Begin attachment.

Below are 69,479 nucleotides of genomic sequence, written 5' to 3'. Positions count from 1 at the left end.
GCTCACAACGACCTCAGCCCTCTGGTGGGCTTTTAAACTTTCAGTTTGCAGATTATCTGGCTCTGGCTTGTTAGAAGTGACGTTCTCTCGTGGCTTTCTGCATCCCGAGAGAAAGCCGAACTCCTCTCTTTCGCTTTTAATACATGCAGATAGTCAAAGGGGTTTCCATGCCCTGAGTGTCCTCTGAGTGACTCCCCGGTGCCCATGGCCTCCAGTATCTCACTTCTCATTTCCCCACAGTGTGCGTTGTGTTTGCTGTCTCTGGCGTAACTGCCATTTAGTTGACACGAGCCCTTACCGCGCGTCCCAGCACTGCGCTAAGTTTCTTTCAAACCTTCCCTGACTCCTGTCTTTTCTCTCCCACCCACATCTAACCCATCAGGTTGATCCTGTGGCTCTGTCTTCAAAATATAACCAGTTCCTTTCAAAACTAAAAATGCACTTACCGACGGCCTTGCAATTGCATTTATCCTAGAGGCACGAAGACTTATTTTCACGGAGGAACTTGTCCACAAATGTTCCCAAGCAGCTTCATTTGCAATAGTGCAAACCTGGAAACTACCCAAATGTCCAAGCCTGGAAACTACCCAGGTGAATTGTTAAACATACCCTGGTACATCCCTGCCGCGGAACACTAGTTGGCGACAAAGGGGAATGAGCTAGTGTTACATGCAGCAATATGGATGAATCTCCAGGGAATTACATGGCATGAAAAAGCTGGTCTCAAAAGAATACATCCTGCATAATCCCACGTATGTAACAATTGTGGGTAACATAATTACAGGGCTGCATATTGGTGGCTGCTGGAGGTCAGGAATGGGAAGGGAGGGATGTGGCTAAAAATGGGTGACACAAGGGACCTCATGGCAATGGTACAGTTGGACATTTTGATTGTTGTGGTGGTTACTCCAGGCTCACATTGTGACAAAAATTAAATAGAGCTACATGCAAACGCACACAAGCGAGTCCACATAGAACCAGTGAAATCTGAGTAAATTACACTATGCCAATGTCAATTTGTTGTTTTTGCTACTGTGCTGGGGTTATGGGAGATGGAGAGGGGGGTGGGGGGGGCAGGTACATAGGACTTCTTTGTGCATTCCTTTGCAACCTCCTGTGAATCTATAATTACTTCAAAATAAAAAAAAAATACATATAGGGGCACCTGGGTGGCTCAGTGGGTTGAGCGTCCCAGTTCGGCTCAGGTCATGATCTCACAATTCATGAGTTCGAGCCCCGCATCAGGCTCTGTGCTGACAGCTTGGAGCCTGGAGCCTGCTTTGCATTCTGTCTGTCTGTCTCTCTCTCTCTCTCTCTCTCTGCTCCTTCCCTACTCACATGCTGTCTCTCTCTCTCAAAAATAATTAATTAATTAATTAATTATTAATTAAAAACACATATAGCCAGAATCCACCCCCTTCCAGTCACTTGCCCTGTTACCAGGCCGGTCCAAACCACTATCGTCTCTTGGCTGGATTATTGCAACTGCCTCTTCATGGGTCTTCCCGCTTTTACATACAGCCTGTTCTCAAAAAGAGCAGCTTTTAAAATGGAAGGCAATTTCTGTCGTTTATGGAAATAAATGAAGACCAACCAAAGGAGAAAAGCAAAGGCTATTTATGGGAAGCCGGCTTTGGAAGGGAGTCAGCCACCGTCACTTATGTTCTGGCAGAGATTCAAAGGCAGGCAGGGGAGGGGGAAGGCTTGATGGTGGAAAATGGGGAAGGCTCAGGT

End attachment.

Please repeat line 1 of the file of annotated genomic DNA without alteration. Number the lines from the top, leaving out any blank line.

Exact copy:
Below are 69,479 nucleotides of genomic sequence, written 5' to 3'. Positions count from 1 at the left end.